During the same period, they also saw increases in the following types of claims:

  • Disability-related discrimination claims (17.9%)
  • Sex-related discrimination claims (52%)
  • Race-related discrimination claims (27.3%)

There was also a large spike of racial discrimination claims during 2020, a 42.9% increase, compared to 2019.

Darren Hockley, Managing Director at DeltaNet International, commented: “The data reveals that discriminatory issues continue to rise in the workplace; business leaders and HR teams are responsible for tackling these issues to provide a safe and welcoming working environment for all employees to thrive in,”

“We believe that diversity and inclusion must be at the core of an organisation; we want to help employees and employers evolve from a compliance-based model to embracing true cultural change.”

Evidently, issues of diversity and inclusion are not a “passing storm to be weathered.”

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“Trinnovo Group is purpose-led with a mission to build diversity, create inclusion, and encourage workplace innovation.” – Richard MacMillan, Chairperson, Trinnovo Group

In April, Trinnovo Group made two announcements: the appointment of Richard MacMillan to the Board of Directors as Chairperson as well as the launch of its fourth brand Equiris Consulting.

NEW CHAIRPERSON
Richard has a 25-year history in the staffing industry was CEO of health and life science staffing and services company called Independent Clinical Services (ICS) for 14 years. He led the growth and diversification of ICS through three periods of Private Equity ownership until it sold in September 2020. During his tenure, ICS completed multiple acquisitions, expanded its international presence, and developed several innovative healthcare services.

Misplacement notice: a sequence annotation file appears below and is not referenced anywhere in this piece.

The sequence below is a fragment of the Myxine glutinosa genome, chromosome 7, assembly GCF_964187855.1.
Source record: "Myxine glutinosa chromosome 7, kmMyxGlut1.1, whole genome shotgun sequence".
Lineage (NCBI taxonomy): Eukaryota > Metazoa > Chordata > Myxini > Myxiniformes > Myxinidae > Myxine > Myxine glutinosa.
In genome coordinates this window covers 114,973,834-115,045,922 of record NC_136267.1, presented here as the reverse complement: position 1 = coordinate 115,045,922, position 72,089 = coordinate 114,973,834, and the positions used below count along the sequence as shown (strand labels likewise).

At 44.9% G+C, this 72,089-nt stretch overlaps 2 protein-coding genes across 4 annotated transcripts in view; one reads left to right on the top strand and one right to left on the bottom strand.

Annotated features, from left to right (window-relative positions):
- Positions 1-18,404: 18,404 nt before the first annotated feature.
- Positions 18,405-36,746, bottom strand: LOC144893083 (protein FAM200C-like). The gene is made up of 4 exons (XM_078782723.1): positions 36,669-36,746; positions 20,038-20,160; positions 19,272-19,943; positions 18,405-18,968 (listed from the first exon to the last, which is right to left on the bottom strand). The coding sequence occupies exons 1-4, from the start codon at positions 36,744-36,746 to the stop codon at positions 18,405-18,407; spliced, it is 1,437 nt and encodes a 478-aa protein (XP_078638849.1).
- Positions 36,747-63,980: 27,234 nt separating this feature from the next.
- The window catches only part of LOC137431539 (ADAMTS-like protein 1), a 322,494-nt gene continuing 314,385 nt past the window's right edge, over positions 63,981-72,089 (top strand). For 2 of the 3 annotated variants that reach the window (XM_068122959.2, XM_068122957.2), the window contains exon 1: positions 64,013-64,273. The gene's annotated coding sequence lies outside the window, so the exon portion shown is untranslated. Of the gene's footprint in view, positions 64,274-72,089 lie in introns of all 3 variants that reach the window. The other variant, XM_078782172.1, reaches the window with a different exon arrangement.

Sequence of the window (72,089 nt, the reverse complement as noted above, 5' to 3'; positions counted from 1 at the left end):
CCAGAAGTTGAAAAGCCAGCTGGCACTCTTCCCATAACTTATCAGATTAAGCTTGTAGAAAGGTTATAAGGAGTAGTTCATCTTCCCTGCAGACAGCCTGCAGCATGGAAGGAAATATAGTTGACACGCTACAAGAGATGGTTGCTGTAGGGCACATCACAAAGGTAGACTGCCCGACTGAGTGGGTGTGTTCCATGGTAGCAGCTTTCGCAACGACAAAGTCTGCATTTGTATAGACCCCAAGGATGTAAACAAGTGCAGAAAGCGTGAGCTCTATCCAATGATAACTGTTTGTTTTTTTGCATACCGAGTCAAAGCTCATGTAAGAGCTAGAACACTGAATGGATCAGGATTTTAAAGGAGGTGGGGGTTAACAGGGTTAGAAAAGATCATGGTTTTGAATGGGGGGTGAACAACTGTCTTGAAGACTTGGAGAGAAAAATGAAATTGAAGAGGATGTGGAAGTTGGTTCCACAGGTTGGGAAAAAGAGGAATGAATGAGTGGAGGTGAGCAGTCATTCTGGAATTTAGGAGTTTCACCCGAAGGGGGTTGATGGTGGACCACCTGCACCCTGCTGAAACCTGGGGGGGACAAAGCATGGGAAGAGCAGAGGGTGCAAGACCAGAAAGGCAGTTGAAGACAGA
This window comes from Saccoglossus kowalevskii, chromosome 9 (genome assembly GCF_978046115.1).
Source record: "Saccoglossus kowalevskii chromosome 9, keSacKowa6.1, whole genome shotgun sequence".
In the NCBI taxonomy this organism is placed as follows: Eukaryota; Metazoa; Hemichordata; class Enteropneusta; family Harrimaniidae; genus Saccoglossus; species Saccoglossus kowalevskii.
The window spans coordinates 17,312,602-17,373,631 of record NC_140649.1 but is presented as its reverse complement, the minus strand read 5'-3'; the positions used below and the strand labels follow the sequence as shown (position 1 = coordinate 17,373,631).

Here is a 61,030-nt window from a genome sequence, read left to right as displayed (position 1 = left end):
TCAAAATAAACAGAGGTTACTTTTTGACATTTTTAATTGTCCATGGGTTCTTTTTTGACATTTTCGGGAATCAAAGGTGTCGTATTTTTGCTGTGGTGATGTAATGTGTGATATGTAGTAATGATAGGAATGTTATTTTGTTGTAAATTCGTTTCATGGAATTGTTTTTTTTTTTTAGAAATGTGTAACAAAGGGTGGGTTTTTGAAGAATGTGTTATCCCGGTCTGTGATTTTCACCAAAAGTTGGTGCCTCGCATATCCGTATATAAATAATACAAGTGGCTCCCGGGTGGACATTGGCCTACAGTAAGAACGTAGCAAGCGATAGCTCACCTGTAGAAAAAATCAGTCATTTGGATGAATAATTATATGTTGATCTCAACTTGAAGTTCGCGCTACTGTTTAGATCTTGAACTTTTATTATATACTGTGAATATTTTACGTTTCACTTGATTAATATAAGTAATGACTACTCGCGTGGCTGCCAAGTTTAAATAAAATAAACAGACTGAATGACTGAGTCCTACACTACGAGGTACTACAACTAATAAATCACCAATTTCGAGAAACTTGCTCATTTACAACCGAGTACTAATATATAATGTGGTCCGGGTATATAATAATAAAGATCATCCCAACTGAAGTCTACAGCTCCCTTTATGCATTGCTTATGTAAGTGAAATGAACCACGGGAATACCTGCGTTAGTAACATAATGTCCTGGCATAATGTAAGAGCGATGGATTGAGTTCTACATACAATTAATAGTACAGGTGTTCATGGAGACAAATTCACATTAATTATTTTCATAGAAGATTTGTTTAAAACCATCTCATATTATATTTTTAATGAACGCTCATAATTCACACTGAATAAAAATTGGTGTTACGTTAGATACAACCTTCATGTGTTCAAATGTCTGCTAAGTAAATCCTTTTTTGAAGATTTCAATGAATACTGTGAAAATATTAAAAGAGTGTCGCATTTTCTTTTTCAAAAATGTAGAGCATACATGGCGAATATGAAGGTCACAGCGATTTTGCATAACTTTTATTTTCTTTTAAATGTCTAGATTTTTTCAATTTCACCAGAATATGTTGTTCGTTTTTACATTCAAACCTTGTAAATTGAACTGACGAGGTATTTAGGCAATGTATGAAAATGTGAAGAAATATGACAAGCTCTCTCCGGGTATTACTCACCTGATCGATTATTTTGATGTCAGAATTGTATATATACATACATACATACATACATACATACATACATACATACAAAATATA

Richard commented: “Trinnovo Group is an exciting and dynamic business led by exceptionally talented people and I am delighted to join as Chairperson. Trinnovo Group is purpose-led with a mission to build diversity, create inclusion, and encourage workplace innovation. They have a unique and exciting approach to the full talent cycle. The business is flourishing, and I look forward to working with the team as they continue to diversify the business and grow internationally.”

James Cox, Trinnovo Group CEO also commented: “I am delighted to have Richard join us as Chairperson. Richard’s track record in international growth driven by an entrepreneurial and technology focused approach is second to none. The Board and I are hugely excited to work with Richard and to continue disrupting the recruitment sector via our people and delivering our vision, to be the fastest organically growing and most impactful recruitment business on the planet. Ashley Lawrence continues to support the group working with the Trinnovo Board in his new role as Founder.”

NEW BRAND
The announcement of the new brand, Equiris Consulting will enable high-growth businesses to attract, retain and develop amazing people and high-performing teams that are representative of society by ensuring that the world of work is a more inclusive and equitable place for everyone.

Equiris is a talent consultancy and solutions provider with a diversity, equity, and inclusion methodology that is focused on the full talent lifecycle including attraction, assessment, onboarding, learning and development and retention.